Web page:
Autumn Recipes: Crustless Spinach and Mushroom Quiche

The Search for Spinach

After last Saturday’s chard-infused recipe, I was inspired to find a use for spinach, another of my favorite dark green, fall crops for this week’s breakfast excavation. Unfortunately, though, I failed to plant a second crop of spinach in time before the winter frosts began whispering across our lawn. So, I was forced to look elsewhere for my main ingredient!

Local Harvest: An incredible resource for finding truly beneficial produce for your family’s cooking!

Now, what the spinach industry doesn’t want you to know, is that even when refrigerated, spinach only holds its nutritional value for a single week (cooked, frozen spinach, if processed in time sidesteps this timeframe). With modern demand and subsequent shipping requirements, this means that the sparkling green spinach leaves that greet you at your local supermarket are already well on their way to being nutritionally neutral: certainly not bad for you, but not all that great for you either! This dilemma highlights one of the reasons I find local, seasonal eating to be so very important: finding fresh produce from farms near you can guarantee the best nutrition for you and your family. But, like many people I know and talk to, I didn’t know where to find a local market, store, or stand that would have fresh greens for me to use.

You won't find good company like this in your supermarket's produce section!

You won’t find friends like this in your typical produce section!

However, I did come across a website that can help those of us in the US find the closest, freshest produce that’s been harvested seasonally: Using this resource, I was able to locate a farm store that, thankfully, had all of the spinach I needed for this week’s quiche (and, I got to meet a few cows along the way)!

With the ingredients finally sorted, on to our recipe! In the interest of full disclosure, this quiche is missing a few key components (a crust and smoked bacon) to truly be considered a “quiche lorraine,” the French matriarch of modern quiches dating back to 1588. But, I think our interpretation is perfectly acceptable, especially because the origins of quiche (originally “kuchen”) are actually German, not French!

Crustless Spinach and Mushroom Quiche

A modern take on the 16th century classic quiche!

A modern take on the classic, 16th century quiche!


  • 2 lbs fresh spinach (or a 10 ounce box of frozen, cooked spinach, thawed)
  • 8 ounces of fresh mushrooms
  • 2 Tablespoons + 1 teaspoon olive oil
  • 1 teaspoon minced garlic
  • 4 large eggs
  • 1 cup milk
  • 1/4 cup feta cheese
  • 1/4 cup grated parmesan
  • 3/4 cups mozzarella
  • salt and pepper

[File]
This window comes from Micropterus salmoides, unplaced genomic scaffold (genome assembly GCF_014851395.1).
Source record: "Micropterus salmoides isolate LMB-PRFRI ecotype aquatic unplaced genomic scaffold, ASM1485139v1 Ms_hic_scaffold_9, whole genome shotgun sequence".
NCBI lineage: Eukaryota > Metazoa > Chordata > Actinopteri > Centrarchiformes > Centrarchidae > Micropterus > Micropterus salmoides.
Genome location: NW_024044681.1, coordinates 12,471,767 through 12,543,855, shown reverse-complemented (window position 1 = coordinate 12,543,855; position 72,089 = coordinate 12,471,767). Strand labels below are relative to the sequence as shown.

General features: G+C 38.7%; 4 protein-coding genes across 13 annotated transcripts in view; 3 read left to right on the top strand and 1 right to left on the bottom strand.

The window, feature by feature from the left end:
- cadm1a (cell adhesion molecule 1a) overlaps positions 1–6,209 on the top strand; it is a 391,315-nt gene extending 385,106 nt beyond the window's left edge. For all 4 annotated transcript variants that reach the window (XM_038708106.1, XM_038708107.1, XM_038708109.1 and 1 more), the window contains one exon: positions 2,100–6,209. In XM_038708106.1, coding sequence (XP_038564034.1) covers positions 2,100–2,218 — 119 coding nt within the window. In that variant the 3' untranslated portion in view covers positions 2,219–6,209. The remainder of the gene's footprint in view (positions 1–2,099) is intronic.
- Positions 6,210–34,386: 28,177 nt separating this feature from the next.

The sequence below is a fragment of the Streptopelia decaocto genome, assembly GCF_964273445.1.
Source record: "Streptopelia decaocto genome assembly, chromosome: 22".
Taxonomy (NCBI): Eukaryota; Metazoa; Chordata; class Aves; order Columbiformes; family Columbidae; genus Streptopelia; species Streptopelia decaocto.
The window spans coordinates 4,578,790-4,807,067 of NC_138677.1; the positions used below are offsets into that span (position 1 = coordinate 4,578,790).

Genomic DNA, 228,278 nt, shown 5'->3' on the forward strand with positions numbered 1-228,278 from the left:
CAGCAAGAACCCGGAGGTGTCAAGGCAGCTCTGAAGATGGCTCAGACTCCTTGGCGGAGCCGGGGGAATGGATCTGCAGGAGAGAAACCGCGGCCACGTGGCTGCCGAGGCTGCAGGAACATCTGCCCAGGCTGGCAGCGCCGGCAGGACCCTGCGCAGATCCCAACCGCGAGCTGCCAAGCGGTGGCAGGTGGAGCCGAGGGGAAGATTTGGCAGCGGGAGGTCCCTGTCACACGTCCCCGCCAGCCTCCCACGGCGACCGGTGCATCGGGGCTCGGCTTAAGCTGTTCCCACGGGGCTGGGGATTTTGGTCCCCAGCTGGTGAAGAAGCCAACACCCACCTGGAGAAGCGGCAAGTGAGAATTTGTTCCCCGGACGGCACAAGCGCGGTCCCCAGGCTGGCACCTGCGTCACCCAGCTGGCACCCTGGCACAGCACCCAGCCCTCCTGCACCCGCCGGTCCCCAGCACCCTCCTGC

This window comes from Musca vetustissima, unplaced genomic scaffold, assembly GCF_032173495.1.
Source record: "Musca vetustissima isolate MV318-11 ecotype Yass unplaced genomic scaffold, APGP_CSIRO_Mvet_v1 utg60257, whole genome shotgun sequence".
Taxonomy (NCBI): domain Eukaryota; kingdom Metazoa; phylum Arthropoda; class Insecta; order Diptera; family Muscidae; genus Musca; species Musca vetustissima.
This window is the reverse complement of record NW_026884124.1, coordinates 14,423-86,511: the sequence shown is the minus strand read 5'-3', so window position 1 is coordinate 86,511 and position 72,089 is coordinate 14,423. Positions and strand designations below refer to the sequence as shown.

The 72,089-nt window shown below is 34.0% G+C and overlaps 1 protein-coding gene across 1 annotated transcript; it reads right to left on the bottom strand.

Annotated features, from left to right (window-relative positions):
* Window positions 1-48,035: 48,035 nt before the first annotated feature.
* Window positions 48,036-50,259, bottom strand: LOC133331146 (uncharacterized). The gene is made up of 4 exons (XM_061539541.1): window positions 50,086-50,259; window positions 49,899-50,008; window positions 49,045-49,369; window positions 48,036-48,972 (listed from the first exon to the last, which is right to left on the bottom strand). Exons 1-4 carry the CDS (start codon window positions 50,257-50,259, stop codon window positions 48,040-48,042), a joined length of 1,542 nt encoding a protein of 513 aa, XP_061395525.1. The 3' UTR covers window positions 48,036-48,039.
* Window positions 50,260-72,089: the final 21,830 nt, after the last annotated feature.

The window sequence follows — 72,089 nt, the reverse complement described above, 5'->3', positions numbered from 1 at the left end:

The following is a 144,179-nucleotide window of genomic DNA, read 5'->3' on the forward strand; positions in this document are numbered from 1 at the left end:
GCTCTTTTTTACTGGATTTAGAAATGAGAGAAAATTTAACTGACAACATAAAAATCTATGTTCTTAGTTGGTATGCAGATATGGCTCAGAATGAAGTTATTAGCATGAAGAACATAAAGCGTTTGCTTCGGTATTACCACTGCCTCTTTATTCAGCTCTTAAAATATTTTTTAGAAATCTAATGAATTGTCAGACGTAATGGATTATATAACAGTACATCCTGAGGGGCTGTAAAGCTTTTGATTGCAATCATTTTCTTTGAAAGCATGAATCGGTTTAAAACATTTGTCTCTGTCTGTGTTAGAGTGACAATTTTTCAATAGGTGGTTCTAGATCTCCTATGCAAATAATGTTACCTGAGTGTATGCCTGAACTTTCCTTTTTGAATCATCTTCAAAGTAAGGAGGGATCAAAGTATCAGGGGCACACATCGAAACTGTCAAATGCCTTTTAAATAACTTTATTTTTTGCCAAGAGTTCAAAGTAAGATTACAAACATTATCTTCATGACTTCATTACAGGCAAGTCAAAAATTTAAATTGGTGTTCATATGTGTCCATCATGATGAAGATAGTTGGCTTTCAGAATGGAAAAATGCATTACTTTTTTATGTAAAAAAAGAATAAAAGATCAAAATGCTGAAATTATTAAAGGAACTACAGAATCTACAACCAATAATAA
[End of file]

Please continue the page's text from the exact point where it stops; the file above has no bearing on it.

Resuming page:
If you’re using frozen, cooked spinach, skip to step four!

  1. Remove stems from spinach leaves and cut/tear into small pieces. Wash leaves to remove any dirt or debris and pat dry.
  2. Heat 2 Tablespoons of oil in a large frying pan on medium heat. Add 1/2 teaspoon of minced garlic to oil and cook for one minute.
  3. Add washed spinach to the pan and toss to coat in oil and garlic. Cover the pan and cook for one minute. Uncover and stir the spinach. Replace the lid on your pan and cook for one more minute. After approximately two minutes of covered cooking, your spinach should be fully wilted.
  4. Transfer cooked spinach (either fresh or frozen) to a small mixing bowl and set aside.
  5. Preheat your oven to 350 F / 175 C.
  6. Rinse the dirt off of your mushrooms and slice thinly. Place your sliced mushrooms, 1/2 teaspoon minced garlic, and a dash of salt and pepper in the frying pan you used for the spinach. Add the remaining one teaspoon of oil to the pan and mix all ingredients until coated evenly.
  7. Saute the mushrooms on medium-high heat for 5-10 minutes, or until there is no water left at the bottom of the pan. When your mushrooms have finished cooking, add them to the mixing bowl with the cooked spinach.
  8. Stir 1/4 cup of feta cheese into the mushroom and spinach mixture until well distributed.
  9. Grease a pie plate with olive oil and spread the mushroom, spinach, and feta evenly across the bottom of the dish.
  10. In a medium bowl, whisk the four eggs, milk, and grated parmesan cheese together until smooth. Pour this mixture over the spinach and mushrooms and sprinkle the mozzarella cheese over the top of the raw quiche.
  11. Cook quiche in preheated oven for 50 minutes – 1 hour, or until the top is golden brown.
  12. Enjoy your homemade, seasonal quiche hot or cold for breakfast, lunch, or dinner!

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As always, thanks for stopping by the dig site! Be sure to stop by this Saturday for a fireside recipe that can warm even the chilliest soul!

Keep digging!

Categories: Autumn Recipes, Breakfast, Cooking | Tags: , , , , , , , , , , | 4 Comments

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4 thoughts on “Autumn Recipes: Crustless Spinach and Mushroom Quiche

  1. What a gorgeous quiche. The fact of spinach losing its punch is interesting. Frozen is not as appetizing, but I find that you get a lot more bang for your buck that way. Fresh always seems to melt down to almost nothing.

    • Thank you!
      You’re certainly right about the value you get from frozen spinach, and if you’re focusing on the nutritional side of cooking, frozen spinach can be a worthwhile alternative since the nutrients are preserved. I was definitely amazed at how quickly two pounds of spinach turned into a small bowl of wilted leaves!

  2. Carole Musser

    I will definitely try this! Love the no crust part!

    • Wonderful! This is definitely one of my favorite quiche recipes, particularly because of its crustlessness! Even though the historic definition of a quiche calls for crust, my modern palate disagrees.

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